Being obese causes many health issues. For instance, it can affect how mobile you are every day. You might struggle to walk far due to the pressure on your legs from the extra weight. It also causes problems with your menstrual cycle. A lot of women can have infertility problems if they are obese. Having a high BMI also puts you at higher risk of heart disease and cancer. Another problem which can occur if you are obese is incontinence.
In fact, a lot of people who have a high BMI find that they have toilet issues. As you can see in this article, research has found that there is a strong link between having a high BMI and the risk of urinary incontinence. If you are wondering why this happens, here are a few reasons why there is a link between obesity and incontinence.
It can weaken the pelvic floor muscles
The pelvic floor muscles are so important to keep your bladder functioning normally. When they weaken, you are at higher risk of becoming incontinent and you won’t hold your urine in until you reach the toilet. A lot of people’s pelvic floor muscles can weaken after they have a baby. After all, the pressure of the baby weight on the pelvic floor muscles cause them to weaken. This is the same when you are carrying extra weight from being obese. This causes your pelvic floor muscles to stretch and weaken so you will have trouble holding in urine and will leak when you are out.
If you are dealing with incontinence due to your weight, you can purchase some incontinence products such as pads or pants from companies like HARTMANN Direct. That means that even if you release urine when you are out, you don’t have to worry about an embarrassing situation. You can also strengthen your pelvic floor muscles with some simple exercises that you can during the day.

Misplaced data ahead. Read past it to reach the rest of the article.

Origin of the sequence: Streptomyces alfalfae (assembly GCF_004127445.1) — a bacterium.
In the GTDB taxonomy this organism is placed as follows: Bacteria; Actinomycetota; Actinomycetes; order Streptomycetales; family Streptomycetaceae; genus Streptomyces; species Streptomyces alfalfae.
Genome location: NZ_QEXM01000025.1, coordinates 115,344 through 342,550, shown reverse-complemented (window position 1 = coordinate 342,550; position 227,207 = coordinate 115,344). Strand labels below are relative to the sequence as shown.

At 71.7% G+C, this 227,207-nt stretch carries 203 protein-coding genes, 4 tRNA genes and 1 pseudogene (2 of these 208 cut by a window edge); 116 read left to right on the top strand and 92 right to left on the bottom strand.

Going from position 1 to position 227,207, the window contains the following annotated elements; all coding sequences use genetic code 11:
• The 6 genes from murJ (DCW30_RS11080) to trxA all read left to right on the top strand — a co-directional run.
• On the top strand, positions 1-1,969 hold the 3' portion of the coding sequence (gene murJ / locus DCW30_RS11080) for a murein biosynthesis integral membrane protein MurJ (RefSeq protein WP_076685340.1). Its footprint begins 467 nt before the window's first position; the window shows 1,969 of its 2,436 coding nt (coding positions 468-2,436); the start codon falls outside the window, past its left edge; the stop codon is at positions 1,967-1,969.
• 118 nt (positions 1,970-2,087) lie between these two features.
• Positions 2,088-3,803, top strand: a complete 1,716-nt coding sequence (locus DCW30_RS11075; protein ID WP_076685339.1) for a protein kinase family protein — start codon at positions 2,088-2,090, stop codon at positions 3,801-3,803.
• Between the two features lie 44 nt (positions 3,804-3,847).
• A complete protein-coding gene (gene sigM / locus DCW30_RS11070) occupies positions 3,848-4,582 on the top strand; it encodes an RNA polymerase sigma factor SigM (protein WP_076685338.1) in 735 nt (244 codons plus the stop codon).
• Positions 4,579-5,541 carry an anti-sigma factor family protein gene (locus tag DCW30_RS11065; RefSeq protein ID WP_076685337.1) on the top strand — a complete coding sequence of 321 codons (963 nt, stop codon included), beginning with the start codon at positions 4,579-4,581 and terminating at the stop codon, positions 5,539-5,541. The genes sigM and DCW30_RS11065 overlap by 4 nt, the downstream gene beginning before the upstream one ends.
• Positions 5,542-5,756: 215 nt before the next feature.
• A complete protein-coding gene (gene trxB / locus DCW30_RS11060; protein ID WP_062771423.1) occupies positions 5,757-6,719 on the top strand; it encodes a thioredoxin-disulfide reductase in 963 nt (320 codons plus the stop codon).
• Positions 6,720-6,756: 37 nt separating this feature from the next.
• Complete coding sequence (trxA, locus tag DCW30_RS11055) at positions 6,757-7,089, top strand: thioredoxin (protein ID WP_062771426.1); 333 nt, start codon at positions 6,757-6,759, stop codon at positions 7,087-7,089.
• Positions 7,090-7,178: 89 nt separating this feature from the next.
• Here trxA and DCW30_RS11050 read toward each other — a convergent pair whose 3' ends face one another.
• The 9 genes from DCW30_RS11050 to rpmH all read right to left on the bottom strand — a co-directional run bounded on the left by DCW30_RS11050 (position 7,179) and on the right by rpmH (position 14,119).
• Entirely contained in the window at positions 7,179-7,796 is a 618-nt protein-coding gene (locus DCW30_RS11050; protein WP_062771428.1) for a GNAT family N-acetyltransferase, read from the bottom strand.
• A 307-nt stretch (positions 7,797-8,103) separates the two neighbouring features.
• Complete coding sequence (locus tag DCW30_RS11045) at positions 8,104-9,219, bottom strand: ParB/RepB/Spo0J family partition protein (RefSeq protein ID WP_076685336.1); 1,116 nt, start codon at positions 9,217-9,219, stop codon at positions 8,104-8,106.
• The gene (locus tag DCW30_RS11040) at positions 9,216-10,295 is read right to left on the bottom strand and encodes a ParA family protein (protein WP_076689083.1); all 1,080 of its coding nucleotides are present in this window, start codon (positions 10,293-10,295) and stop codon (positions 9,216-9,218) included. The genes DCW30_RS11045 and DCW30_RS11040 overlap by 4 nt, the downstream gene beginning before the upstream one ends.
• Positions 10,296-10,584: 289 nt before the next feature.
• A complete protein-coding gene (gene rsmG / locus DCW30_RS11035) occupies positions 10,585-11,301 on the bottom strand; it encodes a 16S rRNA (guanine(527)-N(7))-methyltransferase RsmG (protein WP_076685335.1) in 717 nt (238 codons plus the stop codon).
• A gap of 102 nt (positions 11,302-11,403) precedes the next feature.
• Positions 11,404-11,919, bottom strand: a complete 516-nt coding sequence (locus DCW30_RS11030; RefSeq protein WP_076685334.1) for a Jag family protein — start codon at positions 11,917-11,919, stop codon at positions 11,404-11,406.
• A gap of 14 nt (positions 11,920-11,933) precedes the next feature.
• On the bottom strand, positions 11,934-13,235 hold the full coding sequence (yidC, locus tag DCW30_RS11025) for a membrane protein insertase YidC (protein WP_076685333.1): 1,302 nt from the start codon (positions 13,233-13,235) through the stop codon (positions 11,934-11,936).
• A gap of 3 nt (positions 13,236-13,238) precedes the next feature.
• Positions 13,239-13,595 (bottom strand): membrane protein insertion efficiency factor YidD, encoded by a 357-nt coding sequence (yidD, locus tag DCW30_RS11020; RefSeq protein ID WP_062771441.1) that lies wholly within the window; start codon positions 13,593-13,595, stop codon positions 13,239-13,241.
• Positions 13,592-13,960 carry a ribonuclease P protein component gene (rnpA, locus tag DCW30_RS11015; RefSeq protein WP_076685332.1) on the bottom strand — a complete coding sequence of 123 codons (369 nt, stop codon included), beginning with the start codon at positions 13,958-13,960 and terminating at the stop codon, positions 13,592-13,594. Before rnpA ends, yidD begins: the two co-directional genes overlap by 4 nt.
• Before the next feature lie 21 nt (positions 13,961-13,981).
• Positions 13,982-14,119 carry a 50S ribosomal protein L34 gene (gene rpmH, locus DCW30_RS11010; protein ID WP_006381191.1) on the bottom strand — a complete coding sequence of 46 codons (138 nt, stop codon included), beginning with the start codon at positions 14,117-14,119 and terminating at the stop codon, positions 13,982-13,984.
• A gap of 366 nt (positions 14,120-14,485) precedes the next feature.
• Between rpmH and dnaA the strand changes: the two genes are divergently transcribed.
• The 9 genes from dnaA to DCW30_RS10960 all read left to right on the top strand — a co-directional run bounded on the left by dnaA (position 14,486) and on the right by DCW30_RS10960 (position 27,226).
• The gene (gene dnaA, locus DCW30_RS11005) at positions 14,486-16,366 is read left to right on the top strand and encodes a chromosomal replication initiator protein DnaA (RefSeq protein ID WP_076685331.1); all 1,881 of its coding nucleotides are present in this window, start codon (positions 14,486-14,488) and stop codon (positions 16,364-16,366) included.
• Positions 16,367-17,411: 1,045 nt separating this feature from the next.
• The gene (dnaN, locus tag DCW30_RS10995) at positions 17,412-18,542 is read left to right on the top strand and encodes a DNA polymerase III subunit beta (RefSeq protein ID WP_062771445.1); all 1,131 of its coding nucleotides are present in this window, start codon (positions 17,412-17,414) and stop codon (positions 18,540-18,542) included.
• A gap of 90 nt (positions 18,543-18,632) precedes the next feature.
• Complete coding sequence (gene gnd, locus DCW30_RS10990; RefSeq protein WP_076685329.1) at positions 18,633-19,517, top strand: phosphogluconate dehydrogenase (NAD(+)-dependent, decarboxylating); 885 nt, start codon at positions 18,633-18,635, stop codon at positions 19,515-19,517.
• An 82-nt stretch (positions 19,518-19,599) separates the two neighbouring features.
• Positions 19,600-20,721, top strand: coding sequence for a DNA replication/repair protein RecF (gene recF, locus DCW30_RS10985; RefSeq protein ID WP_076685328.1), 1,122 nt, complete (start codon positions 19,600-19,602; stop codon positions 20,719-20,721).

It can put too much pressure on the bladder and abdominal muscles
When you are obese, there is a lot of extra pressure on the bladder. As described on the NHS’s website, you are carrying around extra fatty tissue which then has a big impact on your bladder. It might not hold as much urine and you might struggle to release urine properly. In fact, so many people then feel like they can’t make it to the toilet in time. After all, your bladder will constantly feel under stress which will cause it to not function correctly.
You really need to reduce your weight to then relieve the bladder of some of the pressure. You will then find it easier to urinate properly and hold a lot more urine before needing to go to the toilet. You will also find that the abdominal muscles are also affected when you are obese. They struggle with the extra fat deposits. Not only can this cause to stomach aches and digestion issues, but it also affects the bladder. It puts these muscles under stress which then leads to incontinence. Therefore, for the sake of your nominal muscles, you should try to lose weight.
It can lead to diabetes which damages the nerves
A significant amount of people who are obese develop type 2 diabetes. They get diagnosed with the condition which then affects them in a number of ways. For instance, it can affect your heart and nerves. The nerves that control your bladder weaken. It damages these nerves which then leads your bladder to not function correctly. After all, the nerves do not signal that you need to go to the toilet.
Therefore, you are likely to leak before you have a chance to go to the toilet. With the nerves not working properly, you will not hold in your urine as well. Therefore, it’s a good idea to lower your BMI if you do have diabetes to help prevent damage to the nerves which surround your bladder.
It can lead to urine infections which can damage the bladder
A lot of people don’t realise that urine infections are a lot more common in people who are obese. They occur more often and can cause lasting damage to the bladder. After all, if you are constantly having trouble urinating, it can cause stress to the bladder. They occur more often down to an obese person’s low immune system. Increased glucose levels down to being obese can also cause more urine infections.